Research Study

Article Author:
Marlon Bayot
Article Editor:
Steven Tenny
Updated:
12/28/2018 6:43:21 PM
PubMed Link:
Research Study

Definition/Introduction

A research study is a scientific means of examining the characteristics of variables to further our understanding of a particular subject or topic.  The subject or topic of study can include such things as a theory, ideology, or principle, medication, tool, device, process or health intervention. A research study can be done to describe variables and/or to determine the association of exposure and outcome variables regarding the research topic.[1]

Research studies are dichotomized into either a qualitative study or a quantitative study.[2][3] Qualitative studies gather non-numerical data, whereas quantitative research involves collectings numerical data.  Research studies also subdivide into either interventional studies or non-interventional (observational) studies.  For interventional research studies, the researcher performs some intervention or manipulation of one or more groups in the research study and compares the outcomes to the other groups to help analyze the variables of interest.  For non-interventional research studies (often called observational research studies, cohort studies, etc.) the research collects the variables of interest without any intervention or outside influence by the researcher on the groups under study. Other classifications of research studies exist depending on the purpose and utility of the study,[4] examples include health systems research and operational research.[5]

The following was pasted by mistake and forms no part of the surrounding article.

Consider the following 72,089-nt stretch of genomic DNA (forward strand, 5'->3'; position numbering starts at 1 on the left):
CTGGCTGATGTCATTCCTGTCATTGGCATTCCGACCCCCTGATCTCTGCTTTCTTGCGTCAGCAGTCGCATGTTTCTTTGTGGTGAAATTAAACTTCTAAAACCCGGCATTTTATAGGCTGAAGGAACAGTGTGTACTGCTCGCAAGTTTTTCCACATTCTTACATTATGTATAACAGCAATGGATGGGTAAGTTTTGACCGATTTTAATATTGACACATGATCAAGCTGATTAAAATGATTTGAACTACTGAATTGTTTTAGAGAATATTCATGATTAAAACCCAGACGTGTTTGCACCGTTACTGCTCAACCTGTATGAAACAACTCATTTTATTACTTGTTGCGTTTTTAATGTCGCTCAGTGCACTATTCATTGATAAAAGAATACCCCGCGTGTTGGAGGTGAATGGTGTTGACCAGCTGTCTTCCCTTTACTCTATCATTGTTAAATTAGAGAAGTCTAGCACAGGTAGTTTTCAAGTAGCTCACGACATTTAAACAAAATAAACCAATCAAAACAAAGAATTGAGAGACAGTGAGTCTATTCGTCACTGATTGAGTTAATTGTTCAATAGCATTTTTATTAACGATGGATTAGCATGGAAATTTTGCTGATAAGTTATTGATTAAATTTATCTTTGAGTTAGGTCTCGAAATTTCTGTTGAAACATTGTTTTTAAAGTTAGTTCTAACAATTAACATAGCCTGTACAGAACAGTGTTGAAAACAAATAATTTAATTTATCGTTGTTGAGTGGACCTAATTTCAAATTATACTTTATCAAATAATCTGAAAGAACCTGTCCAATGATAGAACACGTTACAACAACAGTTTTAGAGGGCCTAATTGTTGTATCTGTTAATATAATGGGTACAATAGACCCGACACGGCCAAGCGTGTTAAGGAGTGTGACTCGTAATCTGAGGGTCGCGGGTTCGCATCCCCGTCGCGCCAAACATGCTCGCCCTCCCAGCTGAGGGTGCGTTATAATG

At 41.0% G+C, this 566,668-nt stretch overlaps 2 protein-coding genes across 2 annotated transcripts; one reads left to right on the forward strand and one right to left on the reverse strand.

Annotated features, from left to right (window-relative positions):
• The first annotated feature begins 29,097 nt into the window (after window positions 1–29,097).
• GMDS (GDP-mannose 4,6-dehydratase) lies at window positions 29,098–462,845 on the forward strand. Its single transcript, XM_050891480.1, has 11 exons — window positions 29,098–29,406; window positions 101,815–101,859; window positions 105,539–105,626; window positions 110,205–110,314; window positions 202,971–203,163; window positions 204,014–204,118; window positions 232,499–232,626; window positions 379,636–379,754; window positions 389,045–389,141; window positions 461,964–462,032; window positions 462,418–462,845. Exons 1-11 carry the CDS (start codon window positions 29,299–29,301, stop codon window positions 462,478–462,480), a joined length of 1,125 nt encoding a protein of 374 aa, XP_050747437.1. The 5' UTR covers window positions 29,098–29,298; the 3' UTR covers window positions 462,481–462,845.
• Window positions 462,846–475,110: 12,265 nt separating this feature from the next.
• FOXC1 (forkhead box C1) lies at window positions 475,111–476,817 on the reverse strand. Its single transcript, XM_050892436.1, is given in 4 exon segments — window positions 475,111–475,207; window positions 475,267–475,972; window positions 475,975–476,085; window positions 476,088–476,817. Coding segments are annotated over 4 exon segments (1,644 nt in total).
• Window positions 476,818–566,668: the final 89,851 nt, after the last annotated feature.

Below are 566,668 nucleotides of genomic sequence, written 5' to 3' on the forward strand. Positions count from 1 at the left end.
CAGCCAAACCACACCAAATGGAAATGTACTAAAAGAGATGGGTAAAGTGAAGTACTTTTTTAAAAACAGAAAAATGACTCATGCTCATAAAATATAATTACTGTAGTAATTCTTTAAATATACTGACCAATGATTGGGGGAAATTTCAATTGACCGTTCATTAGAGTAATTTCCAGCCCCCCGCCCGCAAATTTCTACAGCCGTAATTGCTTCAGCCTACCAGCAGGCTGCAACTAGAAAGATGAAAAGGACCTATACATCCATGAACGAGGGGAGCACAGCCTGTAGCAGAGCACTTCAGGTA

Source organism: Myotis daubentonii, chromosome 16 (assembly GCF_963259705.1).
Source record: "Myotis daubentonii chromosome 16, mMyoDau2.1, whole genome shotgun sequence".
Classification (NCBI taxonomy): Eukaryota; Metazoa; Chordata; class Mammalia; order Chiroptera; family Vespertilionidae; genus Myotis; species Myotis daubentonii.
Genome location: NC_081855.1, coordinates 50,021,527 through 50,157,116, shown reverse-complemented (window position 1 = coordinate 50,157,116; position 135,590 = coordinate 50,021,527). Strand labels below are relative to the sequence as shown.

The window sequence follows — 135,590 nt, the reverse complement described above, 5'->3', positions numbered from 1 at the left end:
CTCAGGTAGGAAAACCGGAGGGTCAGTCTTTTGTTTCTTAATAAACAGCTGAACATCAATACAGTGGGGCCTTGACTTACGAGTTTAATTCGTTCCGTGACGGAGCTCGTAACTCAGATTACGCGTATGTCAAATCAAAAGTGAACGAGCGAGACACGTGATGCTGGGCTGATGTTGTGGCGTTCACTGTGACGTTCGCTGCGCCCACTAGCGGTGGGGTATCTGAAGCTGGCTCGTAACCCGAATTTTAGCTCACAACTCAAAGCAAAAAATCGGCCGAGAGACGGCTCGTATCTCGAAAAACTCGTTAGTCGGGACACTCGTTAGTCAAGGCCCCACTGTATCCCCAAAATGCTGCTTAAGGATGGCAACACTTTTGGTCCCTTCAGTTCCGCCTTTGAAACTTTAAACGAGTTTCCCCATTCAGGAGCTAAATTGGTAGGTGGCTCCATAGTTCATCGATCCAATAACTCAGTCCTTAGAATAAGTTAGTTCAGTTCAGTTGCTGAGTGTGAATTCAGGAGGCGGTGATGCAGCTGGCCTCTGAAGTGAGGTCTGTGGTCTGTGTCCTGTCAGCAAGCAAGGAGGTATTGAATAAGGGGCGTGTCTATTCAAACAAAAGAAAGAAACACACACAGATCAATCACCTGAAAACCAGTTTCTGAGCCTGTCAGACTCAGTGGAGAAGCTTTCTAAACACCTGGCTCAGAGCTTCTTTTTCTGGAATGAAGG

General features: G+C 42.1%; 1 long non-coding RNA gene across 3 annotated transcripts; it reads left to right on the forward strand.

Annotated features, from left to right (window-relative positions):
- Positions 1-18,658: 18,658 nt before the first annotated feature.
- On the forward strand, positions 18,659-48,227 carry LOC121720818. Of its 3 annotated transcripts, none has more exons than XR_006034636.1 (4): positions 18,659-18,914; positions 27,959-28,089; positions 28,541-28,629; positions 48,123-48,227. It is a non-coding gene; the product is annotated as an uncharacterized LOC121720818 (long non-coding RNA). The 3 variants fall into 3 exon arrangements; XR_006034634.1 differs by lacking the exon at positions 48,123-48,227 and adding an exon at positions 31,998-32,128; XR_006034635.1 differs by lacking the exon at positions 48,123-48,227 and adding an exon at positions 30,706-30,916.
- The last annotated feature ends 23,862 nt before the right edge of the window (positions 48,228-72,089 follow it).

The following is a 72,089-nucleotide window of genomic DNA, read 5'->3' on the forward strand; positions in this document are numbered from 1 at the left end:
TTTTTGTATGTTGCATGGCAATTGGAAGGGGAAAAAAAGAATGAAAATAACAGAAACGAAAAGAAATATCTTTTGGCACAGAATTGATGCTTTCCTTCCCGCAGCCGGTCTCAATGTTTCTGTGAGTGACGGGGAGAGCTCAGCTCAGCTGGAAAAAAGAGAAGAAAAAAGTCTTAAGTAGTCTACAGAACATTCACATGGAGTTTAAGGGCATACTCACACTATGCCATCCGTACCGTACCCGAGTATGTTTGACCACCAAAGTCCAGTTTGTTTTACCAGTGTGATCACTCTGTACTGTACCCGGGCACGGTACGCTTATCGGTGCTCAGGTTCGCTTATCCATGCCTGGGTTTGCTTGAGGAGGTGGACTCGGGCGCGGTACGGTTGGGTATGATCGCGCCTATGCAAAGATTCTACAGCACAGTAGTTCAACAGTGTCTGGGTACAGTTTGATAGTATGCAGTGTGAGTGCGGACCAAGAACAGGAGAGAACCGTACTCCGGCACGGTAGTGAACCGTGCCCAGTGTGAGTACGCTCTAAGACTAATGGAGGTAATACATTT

Issues of Concern

One of the primary concerns in doing research is the identification and formulation of the research problem (i.e., research question).[6] The research problem should be ethical, researchable, significant, and feasible. In medicine, the goal of the research is not only to add relevant findings to the scientific body of knowledge but also to provide a beneficial, useful contribution to stakeholders, particularly the patients.

The second area of concern for research studies is selecting the correct research study to perform.  Many times descriptive and qualitative research must first take place to produce a robust, significant and feasible research hypothesis for later quantitative research methods.[7]  Additionally, different research study types have different levels of strength and risk of bias as delineated in the hierarchy of research study designs.[8]

Operational research has become useful in recent years, especially in the implementation of health programs. The focus of this study is on systems and services with the goal of improving efficiency and effectivity of specific processes adapted in health systems.[9] For public health practitioners, however, research objectives must be clearly distinguished from the program or project objectives.[10] Research objectives, in the context of operational research or any study types, must be directed to the development of new knowledge; unlike program objectives which dwell more into carrying out the actual projects and activities.

Clinical Significance